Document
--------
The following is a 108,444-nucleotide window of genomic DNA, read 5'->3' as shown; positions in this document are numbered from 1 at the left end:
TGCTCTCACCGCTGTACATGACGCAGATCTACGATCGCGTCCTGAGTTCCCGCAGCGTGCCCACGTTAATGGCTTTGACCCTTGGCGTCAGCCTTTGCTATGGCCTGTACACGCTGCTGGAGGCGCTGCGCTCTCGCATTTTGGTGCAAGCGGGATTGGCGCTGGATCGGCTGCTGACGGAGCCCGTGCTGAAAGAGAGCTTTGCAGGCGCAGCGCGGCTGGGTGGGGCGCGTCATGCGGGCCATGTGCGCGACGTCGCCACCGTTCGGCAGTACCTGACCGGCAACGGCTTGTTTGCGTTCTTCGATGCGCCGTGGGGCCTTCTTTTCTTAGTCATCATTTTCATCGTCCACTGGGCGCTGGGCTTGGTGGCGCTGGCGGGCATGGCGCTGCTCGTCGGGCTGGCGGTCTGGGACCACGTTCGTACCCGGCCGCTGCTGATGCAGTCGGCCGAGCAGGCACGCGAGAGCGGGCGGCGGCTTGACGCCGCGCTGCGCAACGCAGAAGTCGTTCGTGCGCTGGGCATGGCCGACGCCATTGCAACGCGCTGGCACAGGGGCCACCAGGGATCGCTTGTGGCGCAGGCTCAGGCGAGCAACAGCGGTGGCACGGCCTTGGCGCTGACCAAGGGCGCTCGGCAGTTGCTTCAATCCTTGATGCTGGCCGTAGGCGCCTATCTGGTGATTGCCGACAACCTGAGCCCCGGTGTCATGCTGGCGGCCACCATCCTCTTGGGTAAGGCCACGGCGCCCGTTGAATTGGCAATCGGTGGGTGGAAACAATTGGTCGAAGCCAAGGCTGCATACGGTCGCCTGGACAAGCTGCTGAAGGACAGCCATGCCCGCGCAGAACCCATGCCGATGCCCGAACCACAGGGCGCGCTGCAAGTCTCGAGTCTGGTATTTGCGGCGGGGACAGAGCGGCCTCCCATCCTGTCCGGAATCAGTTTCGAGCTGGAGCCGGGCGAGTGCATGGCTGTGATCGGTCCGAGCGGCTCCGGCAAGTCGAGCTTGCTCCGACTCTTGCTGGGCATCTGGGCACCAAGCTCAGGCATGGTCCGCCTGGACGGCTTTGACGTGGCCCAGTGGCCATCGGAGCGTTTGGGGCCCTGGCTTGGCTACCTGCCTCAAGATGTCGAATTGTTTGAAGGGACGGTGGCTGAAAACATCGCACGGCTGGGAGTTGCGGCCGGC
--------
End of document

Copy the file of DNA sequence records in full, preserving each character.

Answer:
The following is a 108,444-nucleotide window of genomic DNA, read 5'->3' as shown; positions in this document are numbered from 1 at the left end:
TGCTCTCACCGCTGTACATGACGCAGATCTACGATCGCGTCCTGAGTTCCCGCAGCGTGCCCACGTTAATGGCTTTGACCCTTGGCGTCAGCCTTTGCTATGGCCTGTACACGCTGCTGGAGGCGCTGCGCTCTCGCATTTTGGTGCAAGCGGGATTGGCGCTGGATCGGCTGCTGACGGAGCCCGTGCTGAAAGAGAGCTTTGCAGGCGCAGCGCGGCTGGGTGGGGCGCGTCATGCGGGCCATGTGCGCGACGTCGCCACCGTTCGGCAGTACCTGACCGGCAACGGCTTGTTTGCGTTCTTCGATGCGCCGTGGGGCCTTCTTTTCTTAGTCATCATTTTCATCGTCCACTGGGCGCTGGGCTTGGTGGCGCTGGCGGGCATGGCGCTGCTCGTCGGGCTGGCGGTCTGGGACCACGTTCGTACCCGGCCGCTGCTGATGCAGTCGGCCGAGCAGGCACGCGAGAGCGGGCGGCGGCTTGACGCCGCGCTGCGCAACGCAGAAGTCGTTCGTGCGCTGGGCATGGCCGACGCCATTGCAACGCGCTGGCACAGGGGCCACCAGGGATCGCTTGTGGCGCAGGCTCAGGCGAGCAACAGCGGTGGCACGGCCTTGGCGCTGACCAAGGGCGCTCGGCAGTTGCTTCAATCCTTGATGCTGGCCGTAGGCGCCTATCTGGTGATTGCCGACAACCTGAGCCCCGGTGTCATGCTGGCGGCCACCATCCTCTTGGGTAAGGCCACGGCGCCCGTTGAATTGGCAATCGGTGGGTGGAAACAATTGGTCGAAGCCAAGGCTGCATACGGTCGCCTGGACAAGCTGCTGAAGGACAGCCATGCCCGCGCAGAACCCATGCCGATGCCCGAACCACAGGGCGCGCTGCAAGTCTCGAGTCTGGTATTTGCGGCGGGGACAGAGCGGCCTCCCATCCTGTCCGGAATCAGTTTCGAGCTGGAGCCGGGCGAGTGCATGGCTGTGATCGGTCCGAGCGGCTCCGGCAAGTCGAGCTTGCTCCGACTCTTGCTGGGCATCTGGGCACCAAGCTCAGGCATGGTCCGCCTGGACGGCTTTGACGTGGCCCAGTGGCCATCGGAGCGTTTGGGGCCCTGGCTTGGCTACCTGCCTCAAGATGTCGAATTGTTTGAAGGGACGGTGGCTGAAAACATCGCACGGCTGGGAGTTGCGGCCGGC